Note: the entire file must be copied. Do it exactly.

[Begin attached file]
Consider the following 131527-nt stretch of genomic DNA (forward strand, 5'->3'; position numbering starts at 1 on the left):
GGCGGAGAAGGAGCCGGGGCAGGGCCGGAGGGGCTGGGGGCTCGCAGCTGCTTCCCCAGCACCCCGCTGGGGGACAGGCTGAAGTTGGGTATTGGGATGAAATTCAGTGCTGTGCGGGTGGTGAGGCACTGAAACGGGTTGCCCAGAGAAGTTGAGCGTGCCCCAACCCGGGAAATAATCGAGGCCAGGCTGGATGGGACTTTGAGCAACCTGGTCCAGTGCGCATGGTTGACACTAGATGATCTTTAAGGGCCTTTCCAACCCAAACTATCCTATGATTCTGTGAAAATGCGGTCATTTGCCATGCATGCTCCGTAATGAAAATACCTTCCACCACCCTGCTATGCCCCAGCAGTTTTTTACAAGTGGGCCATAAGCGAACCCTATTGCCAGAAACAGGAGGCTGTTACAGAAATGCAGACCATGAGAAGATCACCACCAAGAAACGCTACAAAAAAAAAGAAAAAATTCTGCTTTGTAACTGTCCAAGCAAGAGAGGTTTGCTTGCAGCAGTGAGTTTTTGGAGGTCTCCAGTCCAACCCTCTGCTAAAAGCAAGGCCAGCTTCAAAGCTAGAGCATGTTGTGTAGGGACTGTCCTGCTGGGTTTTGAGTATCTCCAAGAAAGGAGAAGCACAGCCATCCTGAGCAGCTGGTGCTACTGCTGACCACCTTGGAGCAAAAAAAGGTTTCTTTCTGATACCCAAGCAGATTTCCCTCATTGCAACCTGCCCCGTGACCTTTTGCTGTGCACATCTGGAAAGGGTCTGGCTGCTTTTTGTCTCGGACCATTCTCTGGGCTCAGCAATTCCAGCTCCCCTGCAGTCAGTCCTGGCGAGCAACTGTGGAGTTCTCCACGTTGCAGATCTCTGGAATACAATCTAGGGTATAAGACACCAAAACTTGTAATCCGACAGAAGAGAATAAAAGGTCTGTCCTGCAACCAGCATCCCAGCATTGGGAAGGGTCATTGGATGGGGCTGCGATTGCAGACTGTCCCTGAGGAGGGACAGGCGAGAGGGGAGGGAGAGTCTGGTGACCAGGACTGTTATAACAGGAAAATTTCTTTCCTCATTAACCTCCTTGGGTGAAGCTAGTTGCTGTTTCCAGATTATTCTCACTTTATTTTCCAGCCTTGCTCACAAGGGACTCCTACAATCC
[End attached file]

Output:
Consider the following 131527-nt stretch of genomic DNA (forward strand, 5'->3'; position numbering starts at 1 on the left):
GGCGGAGAAGGAGCCGGGGCAGGGCCGGAGGGGCTGGGGGCTCGCAGCTGCTTCCCCAGCACCCCGCTGGGGGACAGGCTGAAGTTGGGTATTGGGATGAAATTCAGTGCTGTGCGGGTGGTGAGGCACTGAAACGGGTTGCCCAGAGAAGTTGAGCGTGCCCCAACCCGGGAAATAATCGAGGCCAGGCTGGATGGGACTTTGAGCAACCTGGTCCAGTGCGCATGGTTGACACTAGATGATCTTTAAGGGCCTTTCCAACCCAAACTATCCTATGATTCTGTGAAAATGCGGTCATTTGCCATGCATGCTCCGTAATGAAAATACCTTCCACCACCCTGCTATGCCCCAGCAGTTTTTTACAAGTGGGCCATAAGCGAACCCTATTGCCAGAAACAGGAGGCTGTTACAGAAATGCAGACCATGAGAAGATCACCACCAAGAAACGCTACAAAAAAAAAGAAAAAATTCTGCTTTGTAACTGTCCAAGCAAGAGAGGTTTGCTTGCAGCAGTGAGTTTTTGGAGGTCTCCAGTCCAACCCTCTGCTAAAAGCAAGGCCAGCTTCAAAGCTAGAGCATGTTGTGTAGGGACTGTCCTGCTGGGTTTTGAGTATCTCCAAGAAAGGAGAAGCACAGCCATCCTGAGCAGCTGGTGCTACTGCTGACCACCTTGGAGCAAAAAAAGGTTTCTTTCTGATACCCAAGCAGATTTCCCTCATTGCAACCTGCCCCGTGACCTTTTGCTGTGCACATCTGGAAAGGGTCTGGCTGCTTTTTGTCTCGGACCATTCTCTGGGCTCAGCAATTCCAGCTCCCCTGCAGTCAGTCCTGGCGAGCAACTGTGGAGTTCTCCACGTTGCAGATCTCTGGAATACAATCTAGGGTATAAGACACCAAAACTTGTAATCCGACAGAAGAGAATAAAAGGTCTGTCCTGCAACCAGCATCCCAGCATTGGGAAGGGTCATTGGATGGGGCTGCGATTGCAGACTGTCCCTGAGGAGGGACAGGCGAGAGGGGAGGGAGAGTCTGGTGACCAGGACTGTTATAACAGGAAAATTTCTTTCCTCATTAACCTCCTTGGGTGAAGCTAGTTGCTGTTTCCAGATTATTCTCACTTTATTTTCCAGCCTTGCTCACAAGGGACTCCTACAATCC